As the buzzer sounded on June 14, 2009, Lakers players jumped in the air and hugged each other in celebration of their 2009 NBA Championship. While the players celebrated their title that night and in the coming days in front of tens of thousands of Lakers fans as they paraded down Figueroa and into the Coliseum, the 29 other NBA teams were preparing for the 2009-2010 season. The other 29 teams got a head start on their 2009-2010 preparations and the Lakers were forced to play catch up, but that is just one of the many reasons why repeating as champions is difficult. Let's take a look at how the Lakers' last 15 NBL/BAA/NBA champion teams fared in their attempts at repeating.
1948-1949 Minneapolis Lakers
In 1948, the Minneapolis Lakers picked up the franchise's first basketball championship. The 1948 National Basketball League title team was led by George Mikan and Jim Pollard, both future Hall of Famers. Mikan had joined the Lakers prior to that title season and catapulted the team to the top of the standings and sport. For the 1948-1949 season, the Lakers moved to the Basketball Association of America and it was there that they found some stiffer competition. The Lakers, while not defending the NBL title they had won the previous year, were still looking to repeat as champions and didn't even top the Western Division during the regular season. The Lakers finished second in the regular seasonwith a 44-16 record, but in the playoffs they swept Chicago and Rochester, 2-0, to move onto the Finals, where they defeated the Washington Capitals, 4-2, to claim their second consecutive championship.
1949-1950 Minneapolis Lakers
Following the 1948-1949 season, the BAA and NBA merged, created the league we know today and forcing the Lakers to win their third different league title in as many years. John Kundla remained the Lakers' head coach and still had both Mikan and Pollard at his disposal, plus Vern Mikkelson joined the fray. Both their points per game and points allowed per game numbers improved and the Lakers regular season finish improved too, tying Rochester for first in the NBA's Central Division with a 51-17 record and defeated the Royals in a tiebreaker game to claim the first seed. The Lakers then followed a similar path as they swept their way to the NBA Finals, 2-0 each time (although this time through three rounds), then a 4-2 series win in the Finals, this time over Syracuse. Two attempted title defenses and both times defended.
1950-1951 Minneapolis Lakers
The Lakers got to stay in the same league for a change, but they did have to switch divisions, as they became a member of the NBA's Western Division. The Lakers scored more points in 1950-1951 than they did the previous season, but they also allowed more points. Despite winning seven fewer games though, 44, the Lakers still won their division. They would not defend their title though as they fell to Rochester, 3-1, in the Western Division Finals.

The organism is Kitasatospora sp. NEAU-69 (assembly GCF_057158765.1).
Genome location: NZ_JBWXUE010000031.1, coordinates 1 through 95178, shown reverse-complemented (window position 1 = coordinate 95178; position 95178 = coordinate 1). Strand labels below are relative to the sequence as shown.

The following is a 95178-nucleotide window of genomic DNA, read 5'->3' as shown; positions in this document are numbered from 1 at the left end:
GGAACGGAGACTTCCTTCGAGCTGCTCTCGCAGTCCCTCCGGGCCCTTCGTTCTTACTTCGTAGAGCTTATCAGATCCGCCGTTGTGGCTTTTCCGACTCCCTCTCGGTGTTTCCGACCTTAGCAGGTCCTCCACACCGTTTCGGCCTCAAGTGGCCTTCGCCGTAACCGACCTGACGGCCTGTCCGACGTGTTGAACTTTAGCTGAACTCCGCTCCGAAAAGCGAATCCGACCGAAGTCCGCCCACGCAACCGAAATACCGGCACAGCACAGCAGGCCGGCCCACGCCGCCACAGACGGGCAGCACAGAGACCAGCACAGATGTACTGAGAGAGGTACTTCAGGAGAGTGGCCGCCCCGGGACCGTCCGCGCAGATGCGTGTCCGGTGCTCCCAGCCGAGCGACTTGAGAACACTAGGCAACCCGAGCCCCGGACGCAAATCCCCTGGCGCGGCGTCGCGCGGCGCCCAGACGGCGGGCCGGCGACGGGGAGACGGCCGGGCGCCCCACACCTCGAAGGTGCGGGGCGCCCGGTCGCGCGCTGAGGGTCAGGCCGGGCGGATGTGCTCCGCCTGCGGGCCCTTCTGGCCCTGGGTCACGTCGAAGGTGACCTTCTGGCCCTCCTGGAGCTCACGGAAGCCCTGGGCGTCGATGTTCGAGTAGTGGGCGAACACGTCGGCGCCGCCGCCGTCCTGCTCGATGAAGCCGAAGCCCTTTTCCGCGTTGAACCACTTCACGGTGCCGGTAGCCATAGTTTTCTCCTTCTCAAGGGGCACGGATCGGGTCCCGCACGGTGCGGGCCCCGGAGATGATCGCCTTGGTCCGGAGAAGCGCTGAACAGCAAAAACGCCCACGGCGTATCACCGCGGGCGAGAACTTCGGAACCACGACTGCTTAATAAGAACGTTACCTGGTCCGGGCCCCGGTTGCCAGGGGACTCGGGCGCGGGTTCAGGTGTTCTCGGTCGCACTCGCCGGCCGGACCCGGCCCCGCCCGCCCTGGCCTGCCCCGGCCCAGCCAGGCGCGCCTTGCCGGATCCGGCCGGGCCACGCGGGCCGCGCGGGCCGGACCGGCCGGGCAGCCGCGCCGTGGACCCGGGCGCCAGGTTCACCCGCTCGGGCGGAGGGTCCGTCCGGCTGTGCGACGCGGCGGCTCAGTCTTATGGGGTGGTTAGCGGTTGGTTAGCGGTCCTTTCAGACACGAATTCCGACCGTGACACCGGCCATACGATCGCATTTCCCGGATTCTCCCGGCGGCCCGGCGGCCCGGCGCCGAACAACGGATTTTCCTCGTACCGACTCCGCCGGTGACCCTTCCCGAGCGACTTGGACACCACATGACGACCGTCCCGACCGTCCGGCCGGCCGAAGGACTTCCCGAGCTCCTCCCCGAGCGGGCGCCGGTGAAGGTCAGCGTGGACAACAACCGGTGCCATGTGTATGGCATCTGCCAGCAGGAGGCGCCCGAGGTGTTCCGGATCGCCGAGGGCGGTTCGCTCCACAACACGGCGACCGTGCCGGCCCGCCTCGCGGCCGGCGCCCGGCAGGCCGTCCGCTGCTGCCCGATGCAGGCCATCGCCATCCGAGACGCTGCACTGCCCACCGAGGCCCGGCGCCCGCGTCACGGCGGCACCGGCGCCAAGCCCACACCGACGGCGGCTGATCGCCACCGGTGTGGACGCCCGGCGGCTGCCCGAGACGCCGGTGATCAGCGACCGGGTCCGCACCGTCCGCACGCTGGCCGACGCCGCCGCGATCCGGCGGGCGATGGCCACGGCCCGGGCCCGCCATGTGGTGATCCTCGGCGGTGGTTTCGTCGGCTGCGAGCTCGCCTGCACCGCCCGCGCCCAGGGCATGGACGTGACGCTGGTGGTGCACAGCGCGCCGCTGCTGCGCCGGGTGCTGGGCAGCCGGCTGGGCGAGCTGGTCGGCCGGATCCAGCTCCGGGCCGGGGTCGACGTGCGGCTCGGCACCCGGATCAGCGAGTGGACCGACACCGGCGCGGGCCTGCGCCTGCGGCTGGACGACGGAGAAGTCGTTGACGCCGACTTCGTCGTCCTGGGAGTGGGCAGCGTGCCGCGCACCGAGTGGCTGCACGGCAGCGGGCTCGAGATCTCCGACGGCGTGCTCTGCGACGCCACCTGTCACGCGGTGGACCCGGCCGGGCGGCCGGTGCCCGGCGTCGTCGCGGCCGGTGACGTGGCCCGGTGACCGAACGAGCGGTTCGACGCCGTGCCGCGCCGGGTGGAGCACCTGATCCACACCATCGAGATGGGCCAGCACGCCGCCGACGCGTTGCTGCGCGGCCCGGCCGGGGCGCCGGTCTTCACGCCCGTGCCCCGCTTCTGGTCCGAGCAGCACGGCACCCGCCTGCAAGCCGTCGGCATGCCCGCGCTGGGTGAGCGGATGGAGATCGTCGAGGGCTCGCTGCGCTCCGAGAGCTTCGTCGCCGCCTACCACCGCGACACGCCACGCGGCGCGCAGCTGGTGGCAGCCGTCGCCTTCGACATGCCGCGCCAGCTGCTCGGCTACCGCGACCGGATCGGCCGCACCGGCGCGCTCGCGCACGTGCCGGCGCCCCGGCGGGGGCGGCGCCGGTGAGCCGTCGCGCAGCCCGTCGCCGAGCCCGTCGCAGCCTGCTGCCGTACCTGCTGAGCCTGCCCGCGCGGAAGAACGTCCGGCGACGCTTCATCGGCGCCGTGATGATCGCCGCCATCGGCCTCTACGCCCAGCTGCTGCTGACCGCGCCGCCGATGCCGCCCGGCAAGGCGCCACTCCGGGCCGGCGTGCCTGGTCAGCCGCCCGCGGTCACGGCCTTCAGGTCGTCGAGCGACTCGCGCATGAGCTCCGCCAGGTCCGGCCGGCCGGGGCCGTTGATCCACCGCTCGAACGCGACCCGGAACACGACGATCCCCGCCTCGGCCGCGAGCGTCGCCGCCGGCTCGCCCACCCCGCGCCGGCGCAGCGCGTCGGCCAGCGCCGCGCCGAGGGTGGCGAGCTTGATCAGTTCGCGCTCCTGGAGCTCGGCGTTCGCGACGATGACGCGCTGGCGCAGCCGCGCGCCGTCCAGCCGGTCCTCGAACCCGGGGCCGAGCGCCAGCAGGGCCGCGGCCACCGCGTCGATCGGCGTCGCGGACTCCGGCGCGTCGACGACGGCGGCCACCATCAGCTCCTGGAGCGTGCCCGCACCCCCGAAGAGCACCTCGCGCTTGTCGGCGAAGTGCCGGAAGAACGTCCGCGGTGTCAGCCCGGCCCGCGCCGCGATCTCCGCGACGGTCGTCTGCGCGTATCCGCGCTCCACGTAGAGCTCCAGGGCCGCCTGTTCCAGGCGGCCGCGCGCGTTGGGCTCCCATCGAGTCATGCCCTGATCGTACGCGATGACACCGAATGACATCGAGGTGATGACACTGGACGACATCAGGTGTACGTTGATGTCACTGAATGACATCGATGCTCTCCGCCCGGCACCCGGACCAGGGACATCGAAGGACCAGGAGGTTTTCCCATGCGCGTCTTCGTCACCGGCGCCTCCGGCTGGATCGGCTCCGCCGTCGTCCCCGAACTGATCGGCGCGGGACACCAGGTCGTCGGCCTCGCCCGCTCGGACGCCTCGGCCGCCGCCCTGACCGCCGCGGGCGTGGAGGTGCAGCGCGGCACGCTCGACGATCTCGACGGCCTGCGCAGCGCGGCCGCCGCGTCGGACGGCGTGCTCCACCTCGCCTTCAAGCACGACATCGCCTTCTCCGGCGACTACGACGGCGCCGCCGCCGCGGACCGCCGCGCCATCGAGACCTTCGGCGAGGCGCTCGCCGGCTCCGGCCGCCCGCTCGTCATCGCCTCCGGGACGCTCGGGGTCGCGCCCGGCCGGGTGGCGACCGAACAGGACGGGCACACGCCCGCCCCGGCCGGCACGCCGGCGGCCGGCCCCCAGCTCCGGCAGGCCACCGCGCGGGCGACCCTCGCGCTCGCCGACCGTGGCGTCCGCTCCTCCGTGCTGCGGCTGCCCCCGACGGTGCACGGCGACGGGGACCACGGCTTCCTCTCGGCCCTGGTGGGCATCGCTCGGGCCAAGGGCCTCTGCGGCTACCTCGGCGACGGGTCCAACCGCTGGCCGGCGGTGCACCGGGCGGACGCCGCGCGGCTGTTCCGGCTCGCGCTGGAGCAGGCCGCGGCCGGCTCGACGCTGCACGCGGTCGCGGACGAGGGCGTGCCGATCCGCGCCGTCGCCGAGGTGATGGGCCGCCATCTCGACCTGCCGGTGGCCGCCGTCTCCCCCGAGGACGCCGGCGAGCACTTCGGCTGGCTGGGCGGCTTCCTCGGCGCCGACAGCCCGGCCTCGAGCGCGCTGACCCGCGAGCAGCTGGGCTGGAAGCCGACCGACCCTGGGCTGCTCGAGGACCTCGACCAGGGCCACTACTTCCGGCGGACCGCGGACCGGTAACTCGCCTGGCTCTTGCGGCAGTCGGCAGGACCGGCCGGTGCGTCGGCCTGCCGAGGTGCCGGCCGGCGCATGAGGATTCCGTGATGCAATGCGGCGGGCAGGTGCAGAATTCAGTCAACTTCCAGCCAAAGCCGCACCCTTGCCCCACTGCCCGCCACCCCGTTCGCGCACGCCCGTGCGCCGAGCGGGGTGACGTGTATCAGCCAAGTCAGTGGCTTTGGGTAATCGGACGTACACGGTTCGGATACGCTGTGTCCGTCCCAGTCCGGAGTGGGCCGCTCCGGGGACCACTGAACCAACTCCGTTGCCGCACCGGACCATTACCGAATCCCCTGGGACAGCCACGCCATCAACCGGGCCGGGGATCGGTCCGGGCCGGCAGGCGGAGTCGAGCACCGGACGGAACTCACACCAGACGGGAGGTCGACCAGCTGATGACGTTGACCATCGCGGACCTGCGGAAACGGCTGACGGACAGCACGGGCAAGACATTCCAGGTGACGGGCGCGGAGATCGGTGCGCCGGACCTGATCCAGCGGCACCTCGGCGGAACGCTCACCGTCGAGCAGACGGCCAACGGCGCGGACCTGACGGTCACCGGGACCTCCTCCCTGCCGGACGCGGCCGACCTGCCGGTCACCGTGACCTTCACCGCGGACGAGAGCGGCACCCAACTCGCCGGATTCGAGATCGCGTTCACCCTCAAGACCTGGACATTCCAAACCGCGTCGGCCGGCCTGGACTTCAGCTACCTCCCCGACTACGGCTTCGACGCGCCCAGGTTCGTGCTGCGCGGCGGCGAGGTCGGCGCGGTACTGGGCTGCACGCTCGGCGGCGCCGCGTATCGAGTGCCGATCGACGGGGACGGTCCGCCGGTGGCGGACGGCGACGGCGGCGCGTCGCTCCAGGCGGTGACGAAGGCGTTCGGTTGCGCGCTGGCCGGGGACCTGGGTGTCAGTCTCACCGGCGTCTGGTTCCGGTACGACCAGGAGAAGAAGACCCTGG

1952-1953 Minneapolis Lakers
The 1952-1953 Lakers were able to get back into the winner's circle as Mikan, Mikkelson and Pollard continued to lead a team that had added big man Clyde Lovellette. After a tough seven game NBA FInals series win over the New York Knickerbockers, the Lakers returned to defend yet another title. John Kundla, still at the helm, guided the team to a 48-22 record, tops in the Western Division. It was an easy 2-0 series win over Indianapolis in the playoffs' opening round, but the Fort Wayne Pistons pushed the Lakers to the brink. It took the full five games for the Lakers to dispose of the pesky Pistons and set up a NBA FInal rematch against the Knickerbockers, but this time it was much easier as Minneapolis needed only five games to win the seven game series,
1953-1954 Minneapolis Lakers
The Lakers were getting used to this defending a title thing and it showed in 1953-1954 as they won the franchises fifth title and second consecutive. Once again, the Lakers topped the NBA's Western Division, this time with a 46-26 record. Mikan averaged over 18 points a game while reeling in over 14 rebounds during the regular season, then 19 points and 13 boards in the playoffs. The playoffs only had two rounds in 1954 and it took the maximum in both series for the Lakers to pull out yet another NBA title. First, it was a 2-1 series win over Rochester, then a seven game series win over Syracuse, both familiar opponents. The Lakers were six time champions, with a pair of three-peats and had taken those six in a seven year span.
The 1954 NBA Champion Minneapolis Lakers, via www.latimes.com
1972-1973 Los Angeles Lakers
It took until 1972 and a move to Los Angeles for the Lakers to bring home another NBA title, but they finally did it. It took the midseason retirement of Elgin Baylor for Jerry West, Wilt Chamberlain and Co. to get over the hump in 1971-1972, but they sure did, rolling off 33 straight wins and picking up the NBA title. In the title defense season of 1972-1973, Los Angeles went 60-22, which earned them the top spot in the Pacific Division. It took the full seven games for the Lakers to defeat the Bulls in the first round, but only five to defeat the Warriors and advance to the NBA Finals. It was there that they met the same team they met in the previous year's Finals, New York. The previous season, New York won Game 1 with the Lakers winning the next four, but in 1973, the Lakers took the opener, only to see New York win the next four and the championship.
1980-1981 Los Angeles Lakers
The Lakers' next title came in 1980 with a big man, Kareem Abdul-Jabbar leading the way and some guy named Magic running the point. In 1980, the Lakers defeated the 76ers in the NBA Finals, but in 1981, the Lakers wouldn't even win a playoff series. Despite three players averaging at least 20 points, Kareem, Magic and Jamaal Wilkes, and two guys topping eight assists, Magic and Norm Nixon, the Lakers finished second in the Pacific. They qualified for the playoffs with that second place finish, but the Rockets topped the Lakers in three games as Los Angeles exited in the first round.
1982-1983 Los Angeles Lakers